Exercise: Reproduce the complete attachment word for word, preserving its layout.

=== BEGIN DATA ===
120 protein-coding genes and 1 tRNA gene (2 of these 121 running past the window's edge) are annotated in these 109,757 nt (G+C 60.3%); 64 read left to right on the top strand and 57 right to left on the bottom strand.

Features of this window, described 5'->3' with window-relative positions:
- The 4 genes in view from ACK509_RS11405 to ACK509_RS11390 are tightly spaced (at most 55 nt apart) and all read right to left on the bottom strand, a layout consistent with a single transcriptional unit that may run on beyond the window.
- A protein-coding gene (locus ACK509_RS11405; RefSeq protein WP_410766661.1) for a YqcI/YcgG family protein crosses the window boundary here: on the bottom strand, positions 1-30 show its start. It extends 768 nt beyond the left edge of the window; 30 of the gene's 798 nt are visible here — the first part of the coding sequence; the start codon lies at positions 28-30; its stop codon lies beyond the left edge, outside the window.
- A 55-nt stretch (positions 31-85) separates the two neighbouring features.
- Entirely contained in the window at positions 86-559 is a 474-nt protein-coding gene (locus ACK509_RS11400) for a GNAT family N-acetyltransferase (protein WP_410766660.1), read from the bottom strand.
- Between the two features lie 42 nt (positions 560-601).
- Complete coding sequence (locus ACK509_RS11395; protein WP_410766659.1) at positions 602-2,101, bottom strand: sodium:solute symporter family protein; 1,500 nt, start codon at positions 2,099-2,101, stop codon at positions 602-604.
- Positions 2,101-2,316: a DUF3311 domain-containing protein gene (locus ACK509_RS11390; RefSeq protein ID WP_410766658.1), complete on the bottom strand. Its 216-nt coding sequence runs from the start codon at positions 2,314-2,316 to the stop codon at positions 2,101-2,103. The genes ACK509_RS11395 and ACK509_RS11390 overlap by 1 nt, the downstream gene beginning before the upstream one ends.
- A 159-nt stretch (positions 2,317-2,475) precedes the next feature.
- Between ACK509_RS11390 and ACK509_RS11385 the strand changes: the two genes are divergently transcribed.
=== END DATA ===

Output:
120 protein-coding genes and 1 tRNA gene (2 of these 121 running past the window's edge) are annotated in these 109,757 nt (G+C 60.3%); 64 read left to right on the top strand and 57 right to left on the bottom strand.

Features of this window, described 5'->3' with window-relative positions:
- The 4 genes in view from ACK509_RS11405 to ACK509_RS11390 are tightly spaced (at most 55 nt apart) and all read right to left on the bottom strand, a layout consistent with a single transcriptional unit that may run on beyond the window.
- A protein-coding gene (locus ACK509_RS11405; RefSeq protein WP_410766661.1) for a YqcI/YcgG family protein crosses the window boundary here: on the bottom strand, positions 1-30 show its start. It extends 768 nt beyond the left edge of the window; 30 of the gene's 798 nt are visible here — the first part of the coding sequence; the start codon lies at positions 28-30; its stop codon lies beyond the left edge, outside the window.
- A 55-nt stretch (positions 31-85) separates the two neighbouring features.
- Entirely contained in the window at positions 86-559 is a 474-nt protein-coding gene (locus ACK509_RS11400) for a GNAT family N-acetyltransferase (protein WP_410766660.1), read from the bottom strand.
- Between the two features lie 42 nt (positions 560-601).
- Complete coding sequence (locus ACK509_RS11395; protein WP_410766659.1) at positions 602-2,101, bottom strand: sodium:solute symporter family protein; 1,500 nt, start codon at positions 2,099-2,101, stop codon at positions 602-604.
- Positions 2,101-2,316: a DUF3311 domain-containing protein gene (locus ACK509_RS11390; RefSeq protein ID WP_410766658.1), complete on the bottom strand. Its 216-nt coding sequence runs from the start codon at positions 2,314-2,316 to the stop codon at positions 2,101-2,103. The genes ACK509_RS11395 and ACK509_RS11390 overlap by 1 nt, the downstream gene beginning before the upstream one ends.
- A 159-nt stretch (positions 2,317-2,475) precedes the next feature.
- Between ACK509_RS11390 and ACK509_RS11385 the strand changes: the two genes are divergently transcribed.